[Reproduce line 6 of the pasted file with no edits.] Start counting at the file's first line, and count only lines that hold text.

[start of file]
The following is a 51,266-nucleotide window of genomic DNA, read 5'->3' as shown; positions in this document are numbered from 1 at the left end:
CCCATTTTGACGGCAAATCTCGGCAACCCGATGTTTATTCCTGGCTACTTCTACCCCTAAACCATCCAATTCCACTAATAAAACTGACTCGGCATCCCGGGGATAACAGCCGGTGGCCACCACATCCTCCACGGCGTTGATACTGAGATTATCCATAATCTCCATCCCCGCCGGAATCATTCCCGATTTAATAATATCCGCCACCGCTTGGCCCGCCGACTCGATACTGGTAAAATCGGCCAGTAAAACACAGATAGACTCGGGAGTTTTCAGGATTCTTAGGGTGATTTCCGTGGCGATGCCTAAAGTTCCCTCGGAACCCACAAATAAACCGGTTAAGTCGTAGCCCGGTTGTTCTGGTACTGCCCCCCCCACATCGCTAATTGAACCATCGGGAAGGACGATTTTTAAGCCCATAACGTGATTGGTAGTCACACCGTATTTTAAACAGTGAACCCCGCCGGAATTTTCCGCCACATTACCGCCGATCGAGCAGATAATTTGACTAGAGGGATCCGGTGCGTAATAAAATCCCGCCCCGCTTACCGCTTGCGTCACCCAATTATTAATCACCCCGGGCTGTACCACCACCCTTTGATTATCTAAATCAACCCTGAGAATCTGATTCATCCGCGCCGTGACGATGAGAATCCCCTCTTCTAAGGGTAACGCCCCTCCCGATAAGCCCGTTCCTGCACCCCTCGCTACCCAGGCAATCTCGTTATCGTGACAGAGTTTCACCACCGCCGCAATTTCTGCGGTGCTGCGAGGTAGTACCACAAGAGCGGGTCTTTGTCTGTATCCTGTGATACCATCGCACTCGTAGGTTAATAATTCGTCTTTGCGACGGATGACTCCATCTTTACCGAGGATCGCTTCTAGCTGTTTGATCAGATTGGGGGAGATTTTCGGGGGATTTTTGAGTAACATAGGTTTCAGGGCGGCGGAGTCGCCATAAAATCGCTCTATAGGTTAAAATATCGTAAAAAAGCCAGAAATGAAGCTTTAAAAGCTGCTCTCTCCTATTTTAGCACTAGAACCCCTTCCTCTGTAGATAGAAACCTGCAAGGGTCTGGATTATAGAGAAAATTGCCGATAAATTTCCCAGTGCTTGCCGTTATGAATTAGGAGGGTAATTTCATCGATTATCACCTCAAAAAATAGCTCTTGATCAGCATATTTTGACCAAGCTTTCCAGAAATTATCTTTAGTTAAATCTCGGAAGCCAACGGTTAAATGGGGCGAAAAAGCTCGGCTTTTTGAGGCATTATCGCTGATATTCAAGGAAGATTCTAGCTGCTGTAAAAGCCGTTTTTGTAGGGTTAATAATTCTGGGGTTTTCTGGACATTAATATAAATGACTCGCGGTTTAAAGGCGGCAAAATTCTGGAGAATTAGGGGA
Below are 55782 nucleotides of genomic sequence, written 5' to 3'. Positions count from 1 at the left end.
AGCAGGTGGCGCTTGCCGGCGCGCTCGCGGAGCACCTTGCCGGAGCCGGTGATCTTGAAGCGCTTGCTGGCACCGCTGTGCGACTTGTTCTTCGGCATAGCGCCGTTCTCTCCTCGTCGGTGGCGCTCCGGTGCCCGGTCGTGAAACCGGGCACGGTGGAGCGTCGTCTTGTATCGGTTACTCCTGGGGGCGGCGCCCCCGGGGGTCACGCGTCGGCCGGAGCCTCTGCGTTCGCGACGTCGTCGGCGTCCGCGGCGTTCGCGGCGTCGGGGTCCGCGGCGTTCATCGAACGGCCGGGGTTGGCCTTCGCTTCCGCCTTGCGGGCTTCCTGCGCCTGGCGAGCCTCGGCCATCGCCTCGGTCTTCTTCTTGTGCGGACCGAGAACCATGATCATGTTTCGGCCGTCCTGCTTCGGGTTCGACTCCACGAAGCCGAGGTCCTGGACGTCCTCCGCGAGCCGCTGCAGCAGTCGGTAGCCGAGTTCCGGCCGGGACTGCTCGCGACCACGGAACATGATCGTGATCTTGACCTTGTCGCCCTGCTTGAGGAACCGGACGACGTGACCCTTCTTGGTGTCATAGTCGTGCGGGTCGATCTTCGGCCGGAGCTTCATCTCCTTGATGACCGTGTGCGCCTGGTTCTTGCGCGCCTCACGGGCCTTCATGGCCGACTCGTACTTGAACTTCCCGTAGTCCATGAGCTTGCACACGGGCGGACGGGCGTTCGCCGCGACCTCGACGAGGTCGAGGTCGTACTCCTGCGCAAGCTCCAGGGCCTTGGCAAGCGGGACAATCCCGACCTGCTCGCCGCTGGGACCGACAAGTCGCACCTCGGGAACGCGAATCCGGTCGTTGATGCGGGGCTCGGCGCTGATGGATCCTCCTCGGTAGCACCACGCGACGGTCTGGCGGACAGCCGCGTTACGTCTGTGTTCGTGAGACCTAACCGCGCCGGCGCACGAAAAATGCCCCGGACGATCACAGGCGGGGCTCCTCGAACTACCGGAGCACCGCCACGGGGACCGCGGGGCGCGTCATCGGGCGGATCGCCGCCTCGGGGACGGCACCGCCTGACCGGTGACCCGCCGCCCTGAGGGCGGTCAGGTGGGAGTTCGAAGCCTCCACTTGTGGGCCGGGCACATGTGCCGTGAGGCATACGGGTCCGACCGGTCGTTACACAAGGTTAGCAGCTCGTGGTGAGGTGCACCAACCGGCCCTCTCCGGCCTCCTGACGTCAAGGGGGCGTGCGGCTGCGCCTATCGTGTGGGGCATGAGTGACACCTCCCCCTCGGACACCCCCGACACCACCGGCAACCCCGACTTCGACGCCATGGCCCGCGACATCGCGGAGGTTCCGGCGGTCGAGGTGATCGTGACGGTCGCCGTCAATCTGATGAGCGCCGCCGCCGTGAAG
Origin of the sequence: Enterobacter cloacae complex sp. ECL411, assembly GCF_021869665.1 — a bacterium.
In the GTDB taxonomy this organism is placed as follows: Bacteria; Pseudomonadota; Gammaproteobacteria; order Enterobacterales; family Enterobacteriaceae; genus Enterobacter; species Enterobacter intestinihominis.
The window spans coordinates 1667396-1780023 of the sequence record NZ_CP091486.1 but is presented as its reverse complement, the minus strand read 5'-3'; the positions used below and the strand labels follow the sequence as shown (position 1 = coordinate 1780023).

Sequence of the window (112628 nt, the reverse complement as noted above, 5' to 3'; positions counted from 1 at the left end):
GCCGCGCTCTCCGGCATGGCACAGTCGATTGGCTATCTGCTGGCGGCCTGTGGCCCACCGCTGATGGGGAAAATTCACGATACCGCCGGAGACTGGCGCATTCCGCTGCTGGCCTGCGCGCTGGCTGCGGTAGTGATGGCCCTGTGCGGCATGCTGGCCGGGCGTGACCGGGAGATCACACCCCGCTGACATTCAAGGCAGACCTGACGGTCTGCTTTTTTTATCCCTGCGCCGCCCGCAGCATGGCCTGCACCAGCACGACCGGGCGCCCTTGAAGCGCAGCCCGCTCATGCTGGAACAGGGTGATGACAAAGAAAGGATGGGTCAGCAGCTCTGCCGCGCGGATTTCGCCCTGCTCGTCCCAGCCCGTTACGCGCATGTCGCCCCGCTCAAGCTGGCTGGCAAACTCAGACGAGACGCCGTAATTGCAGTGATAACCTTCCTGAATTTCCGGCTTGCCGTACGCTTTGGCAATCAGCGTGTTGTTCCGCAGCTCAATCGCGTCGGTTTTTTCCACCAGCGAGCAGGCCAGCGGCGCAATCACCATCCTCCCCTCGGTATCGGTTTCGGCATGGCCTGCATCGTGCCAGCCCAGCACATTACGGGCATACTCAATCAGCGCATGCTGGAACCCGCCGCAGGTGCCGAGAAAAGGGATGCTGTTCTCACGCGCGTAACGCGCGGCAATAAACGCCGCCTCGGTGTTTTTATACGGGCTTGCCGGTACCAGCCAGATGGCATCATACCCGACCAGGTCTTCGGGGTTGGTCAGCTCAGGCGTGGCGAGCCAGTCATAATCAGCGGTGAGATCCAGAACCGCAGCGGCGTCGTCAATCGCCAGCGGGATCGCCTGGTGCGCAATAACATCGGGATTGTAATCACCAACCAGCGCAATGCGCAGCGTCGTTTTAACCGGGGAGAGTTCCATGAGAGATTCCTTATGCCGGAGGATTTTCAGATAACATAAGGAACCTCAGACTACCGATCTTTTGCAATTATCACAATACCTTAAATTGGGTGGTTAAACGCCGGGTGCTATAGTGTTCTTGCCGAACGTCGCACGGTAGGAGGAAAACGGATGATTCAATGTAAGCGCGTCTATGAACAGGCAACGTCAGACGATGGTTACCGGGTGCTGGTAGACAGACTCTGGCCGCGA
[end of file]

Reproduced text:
In the GTDB taxonomy this organism is placed as follows: Bacteria; Pseudomonadota; Gammaproteobacteria; order Enterobacterales; family Enterobacteriaceae; genus Enterobacter; species Enterobacter intestinihominis.